The prevalence of hearing loss increases with age, starting with 27% in patients aged 60-69 years and rising to 80% in patients 80 years or older. Older adults are the most dependent users of the healthcare system, and a high prevalence of medical error is observed in this population. Failures in clinical communication are the leading cause of medical errors. We have shown previously that phonemic, content-related, and contextual factors can contribute to miscommunication and medical error in hospital settings in this patient cohort. Research is required to examine methods to provide effective communication to these patients.
The aim of this research is to design, implement, and evaluate an innovative expert-led and patient-led educational intervention to mitigate the effects of age-related hearing loss on communication in clinical settings. We will examine the effects of an innovative web-based educational programme focusing on content-and setting-related factors which act as barriers to communication involving older adults with hearing loss on healthcare providers (HCP) – as well as patient-reported outcomes. Previous studies on communication-targeted improvements involving this cohort have focused largely on technology-based solutions. The project will involve input from a cross-sectoral, interdisciplinary consortium of HCPs, experts, and older adults with hearing loss.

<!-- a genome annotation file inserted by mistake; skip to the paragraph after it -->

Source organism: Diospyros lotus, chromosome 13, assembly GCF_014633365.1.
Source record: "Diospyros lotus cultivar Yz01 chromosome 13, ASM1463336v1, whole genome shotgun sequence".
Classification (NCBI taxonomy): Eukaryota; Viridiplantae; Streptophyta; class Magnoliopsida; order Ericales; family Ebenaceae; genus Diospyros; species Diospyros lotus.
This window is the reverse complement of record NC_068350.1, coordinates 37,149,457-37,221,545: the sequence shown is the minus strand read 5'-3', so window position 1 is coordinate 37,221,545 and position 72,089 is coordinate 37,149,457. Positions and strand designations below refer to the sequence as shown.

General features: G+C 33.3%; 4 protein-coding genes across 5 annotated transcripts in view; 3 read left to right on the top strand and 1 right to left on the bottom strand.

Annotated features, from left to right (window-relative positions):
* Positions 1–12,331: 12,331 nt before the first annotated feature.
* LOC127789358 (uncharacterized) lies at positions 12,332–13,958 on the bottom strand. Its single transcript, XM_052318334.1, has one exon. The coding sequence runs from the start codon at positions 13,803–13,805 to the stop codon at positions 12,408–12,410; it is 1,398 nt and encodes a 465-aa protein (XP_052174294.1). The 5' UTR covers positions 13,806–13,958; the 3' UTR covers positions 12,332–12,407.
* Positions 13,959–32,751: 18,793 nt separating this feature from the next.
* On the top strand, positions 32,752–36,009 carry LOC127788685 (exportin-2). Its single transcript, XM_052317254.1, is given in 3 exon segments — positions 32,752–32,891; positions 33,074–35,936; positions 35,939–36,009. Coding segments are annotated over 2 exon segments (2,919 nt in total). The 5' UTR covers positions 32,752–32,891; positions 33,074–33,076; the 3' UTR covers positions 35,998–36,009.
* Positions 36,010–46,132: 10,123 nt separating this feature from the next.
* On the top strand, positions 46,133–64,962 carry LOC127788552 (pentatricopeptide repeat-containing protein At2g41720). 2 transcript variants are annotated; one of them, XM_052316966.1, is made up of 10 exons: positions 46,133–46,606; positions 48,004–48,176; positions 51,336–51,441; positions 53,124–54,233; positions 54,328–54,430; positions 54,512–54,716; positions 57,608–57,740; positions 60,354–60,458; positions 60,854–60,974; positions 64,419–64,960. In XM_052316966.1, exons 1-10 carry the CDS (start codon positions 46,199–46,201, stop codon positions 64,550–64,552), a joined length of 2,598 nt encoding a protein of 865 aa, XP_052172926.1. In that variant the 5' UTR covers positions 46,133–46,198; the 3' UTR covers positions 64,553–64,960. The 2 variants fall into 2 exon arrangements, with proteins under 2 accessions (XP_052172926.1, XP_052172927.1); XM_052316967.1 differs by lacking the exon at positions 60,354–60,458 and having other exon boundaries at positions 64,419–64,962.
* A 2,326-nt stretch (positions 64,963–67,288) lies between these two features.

This project will raise awareness of the effects of sensory impairment on the quality of clinical communication and develop expert-led and patient-led solutions to ameliorate its negative impact on healthcare outcomes. It acknowledges the importance of public and patient involvement in research and is designed to promote health service outcomes-based research for the older population to further inform the appropriateness and quality of current services for older people. The results will provide HCPs with the means to work more productively with older adults with age-related hearing loss in routine medical care.